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Comments

7 Responses to “MLK, Jr., Yes Greedy King children are at it again.”
  1. toomanygrandkids says:

    Are they donating any of their profits to other black organizations or are they keeping it for themselves? Rich black people/so-called black organizations very rarely give/donate money to their own kind. Regardless how much decent black people stuggle on a daily basis. The King children have profited from their father’s legacy, big time. They’ve gained economic power through the civil rights movement. But how much of what they profit goes toward black causes?

  2. reality says:

    and I’ve never contributed to the others because I know first hand their disservice to our community.

  3. Lisa says:

    They help more than the King children do. I know that for sure. I have never given to them and don’t plan to.

  4. reality says:

    Everyone you named has race baited to fatten their pockets without advancing the communities they represent. That said, I no longer give to the King foundation.

  5. Lisa says:

    I understand that many families who are part of a legacy, such as Dr. King and Coretta Scott King, make profits from what was left behind, but everything is not about money. No one knows what Dr. King and Coretta Scott King would have done, if they could have made the amount of money that their children are making today, but money cannot help the many African Americans that continue to deal with racism, no jobs, and no opportunities. Yes, we as African American people should be doing all we can to utilize the doors that have been opended by Dr. King and Coretta Scott King, but we continue to need help from our African American leaders. Take a look at Rev. AL Sharpton. This is a man, well in age, that continues to fight for civil rights and justice. Does he get paid? Yes he does, but he is willing to fight for justice if you “Just call AL”, not “Just PAY AL”! Where were the King children when many blacks were left to suffer and die when Hurricane Katrina hit? Where were the King children when Jena 6 occurred? Where were the King children when Trayvon Marton was gunned down and his parents needed help? We can only make a speech or not show up at these events, but we can attend Michael Jackson’s funeral? When issues like this occurred, Dr. King and Coretta Scott King did not wait until they were called to go out and fight for justice, nor did they ask, “How much?”. They were there, hand in hand, standing for the rights of many. Unfortunately, people will always benefit financially from what they can, but what will we do when leaders like Rev. AL Sharpton, Ambassador Andrew Young, Rep. John Lewis, Rev. Joseph Lowery, Rev. Jesse Jackson, Jesse Jackson, Jr, or President Barack Obama. First Lady Michelle Obama are no longer here? I’m not saying that the King children should try to be like their mother and father, but money is not always the focus point. As First Lady Michelle Obama said in her speach at the DNC, “And he believes that when you work hard and done well and walk through that doorway of opportunity, you do not slam it shut behind you. No, you reach back and you give other folks the same chances that help you succeed.”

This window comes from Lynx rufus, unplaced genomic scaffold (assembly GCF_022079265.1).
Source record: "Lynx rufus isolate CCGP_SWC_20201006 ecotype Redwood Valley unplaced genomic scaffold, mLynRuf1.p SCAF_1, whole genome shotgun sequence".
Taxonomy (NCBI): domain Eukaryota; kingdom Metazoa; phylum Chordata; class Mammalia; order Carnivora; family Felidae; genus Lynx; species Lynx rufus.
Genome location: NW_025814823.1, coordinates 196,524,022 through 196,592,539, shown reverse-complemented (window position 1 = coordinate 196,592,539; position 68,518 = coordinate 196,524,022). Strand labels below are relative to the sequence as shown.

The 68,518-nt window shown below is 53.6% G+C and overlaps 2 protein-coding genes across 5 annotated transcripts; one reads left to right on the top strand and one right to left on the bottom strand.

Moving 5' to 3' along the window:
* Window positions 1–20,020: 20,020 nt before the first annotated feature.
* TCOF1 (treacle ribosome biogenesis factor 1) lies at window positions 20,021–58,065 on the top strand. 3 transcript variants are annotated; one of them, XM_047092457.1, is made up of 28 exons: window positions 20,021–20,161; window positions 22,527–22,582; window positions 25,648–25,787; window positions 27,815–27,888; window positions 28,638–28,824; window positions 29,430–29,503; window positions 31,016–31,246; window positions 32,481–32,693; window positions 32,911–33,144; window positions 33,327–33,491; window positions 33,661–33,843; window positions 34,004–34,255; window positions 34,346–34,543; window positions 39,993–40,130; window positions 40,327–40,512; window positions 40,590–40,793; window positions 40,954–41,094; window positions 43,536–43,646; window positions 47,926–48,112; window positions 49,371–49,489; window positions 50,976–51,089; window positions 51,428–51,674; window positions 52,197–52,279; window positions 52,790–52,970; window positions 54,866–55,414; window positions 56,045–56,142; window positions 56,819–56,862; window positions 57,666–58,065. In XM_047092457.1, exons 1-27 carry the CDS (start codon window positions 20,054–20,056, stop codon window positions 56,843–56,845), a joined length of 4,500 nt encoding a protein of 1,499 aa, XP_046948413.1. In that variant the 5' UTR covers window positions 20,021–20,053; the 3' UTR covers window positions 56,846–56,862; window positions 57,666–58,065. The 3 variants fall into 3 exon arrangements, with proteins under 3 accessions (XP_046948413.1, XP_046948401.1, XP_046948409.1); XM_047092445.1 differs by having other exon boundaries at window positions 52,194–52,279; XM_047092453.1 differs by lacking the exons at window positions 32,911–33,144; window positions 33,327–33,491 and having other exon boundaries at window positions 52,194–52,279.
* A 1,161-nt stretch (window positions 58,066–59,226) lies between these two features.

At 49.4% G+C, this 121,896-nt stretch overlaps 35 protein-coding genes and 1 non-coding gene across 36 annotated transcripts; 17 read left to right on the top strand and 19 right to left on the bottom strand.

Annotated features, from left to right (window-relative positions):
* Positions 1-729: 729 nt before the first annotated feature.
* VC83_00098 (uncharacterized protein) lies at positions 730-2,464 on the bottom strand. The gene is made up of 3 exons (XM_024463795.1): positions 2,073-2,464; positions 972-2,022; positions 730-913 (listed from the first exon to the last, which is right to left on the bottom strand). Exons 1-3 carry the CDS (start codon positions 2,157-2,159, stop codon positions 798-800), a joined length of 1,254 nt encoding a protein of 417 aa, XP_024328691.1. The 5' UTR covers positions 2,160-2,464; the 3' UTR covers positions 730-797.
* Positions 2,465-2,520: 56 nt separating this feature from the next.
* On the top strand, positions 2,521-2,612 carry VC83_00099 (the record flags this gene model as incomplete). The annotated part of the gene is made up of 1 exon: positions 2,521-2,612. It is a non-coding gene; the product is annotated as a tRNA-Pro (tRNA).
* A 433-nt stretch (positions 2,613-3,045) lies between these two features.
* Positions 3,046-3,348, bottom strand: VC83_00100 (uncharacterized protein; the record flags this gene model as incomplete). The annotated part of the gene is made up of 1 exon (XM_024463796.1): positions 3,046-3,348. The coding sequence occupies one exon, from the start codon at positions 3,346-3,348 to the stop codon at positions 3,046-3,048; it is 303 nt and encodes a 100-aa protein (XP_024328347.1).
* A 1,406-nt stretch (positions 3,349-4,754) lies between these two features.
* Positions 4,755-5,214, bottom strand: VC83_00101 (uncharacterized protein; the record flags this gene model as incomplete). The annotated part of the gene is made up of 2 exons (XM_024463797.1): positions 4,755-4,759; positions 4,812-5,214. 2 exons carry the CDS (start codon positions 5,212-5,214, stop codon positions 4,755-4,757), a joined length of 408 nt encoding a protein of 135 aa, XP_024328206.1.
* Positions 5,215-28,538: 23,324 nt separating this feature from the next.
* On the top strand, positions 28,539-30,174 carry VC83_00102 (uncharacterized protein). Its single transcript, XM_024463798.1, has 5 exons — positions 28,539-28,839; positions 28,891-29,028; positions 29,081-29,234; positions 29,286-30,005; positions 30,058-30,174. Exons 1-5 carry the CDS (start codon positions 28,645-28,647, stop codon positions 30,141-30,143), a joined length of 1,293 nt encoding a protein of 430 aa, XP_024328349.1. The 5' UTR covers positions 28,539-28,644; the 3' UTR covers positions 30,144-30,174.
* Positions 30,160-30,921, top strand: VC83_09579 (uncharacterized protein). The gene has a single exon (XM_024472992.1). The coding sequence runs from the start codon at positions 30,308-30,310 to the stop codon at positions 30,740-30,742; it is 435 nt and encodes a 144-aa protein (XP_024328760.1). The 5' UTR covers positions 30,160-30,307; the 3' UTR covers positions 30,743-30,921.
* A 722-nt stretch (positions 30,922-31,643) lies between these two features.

6. James Davis says:

    Think about this:

    If they donot profit from their father’s legacy … who does? In this country, it would be difficult to find anyone who leaves money laying on the ground. Enterprising profiteers would make the money and who knows how they would handle the King legacy. So the children are implied by the writer to be the profiteers. I don’t think they have done such a bad job of handling their father’s legacy. There are many families of civil right iconic figures who have fared poorly after the death of their love ones who lost their lives in the battle for our rights. You must remember at the end of the day, many of these figures were breadwinners in their households who may not have left life insurance policies. And they may not have had great wealth which would have provided for their families. Who would the writer rather see profit from the legacy is the question? Is the writer so naive as to believe there would be no profiteers? Peace. http://www.sslumpsum.com

  7. Ron says:

    The writer should first educate himself on the lessons of intellectual property and how estates protect or market their properties. What the King family has done is nothing new and families who have a “brand”, sells licenses when their is a demand. The estates of John Kennedy, Elvis Presley and Michael Jackson are a few of the famous names to have done this. It’s called the American Dream. Harry Johnson’s father didn’t become famous and pay the ultimate price with his life. The King children lost their father and their mother sacrificed her entire life, forgoing her right to make millions to serve humanity. Do I see a double standard or is the writer suffering from the crab-in-the barrel syndrome?

    On another note, the writer seems to know what Dr. King would do so well. Anyone who knew and understood Dr. King would know that he would have preferred the $119 million raised by Harry Johnson go towards helping the poor and underserved or towards the continuation of his legacy of nonviolence than building a concrete statue in his name. In my view, while it’s “nice” to have a statue, the money could have been well spent on resurrecting the Movement to truly do King’s work.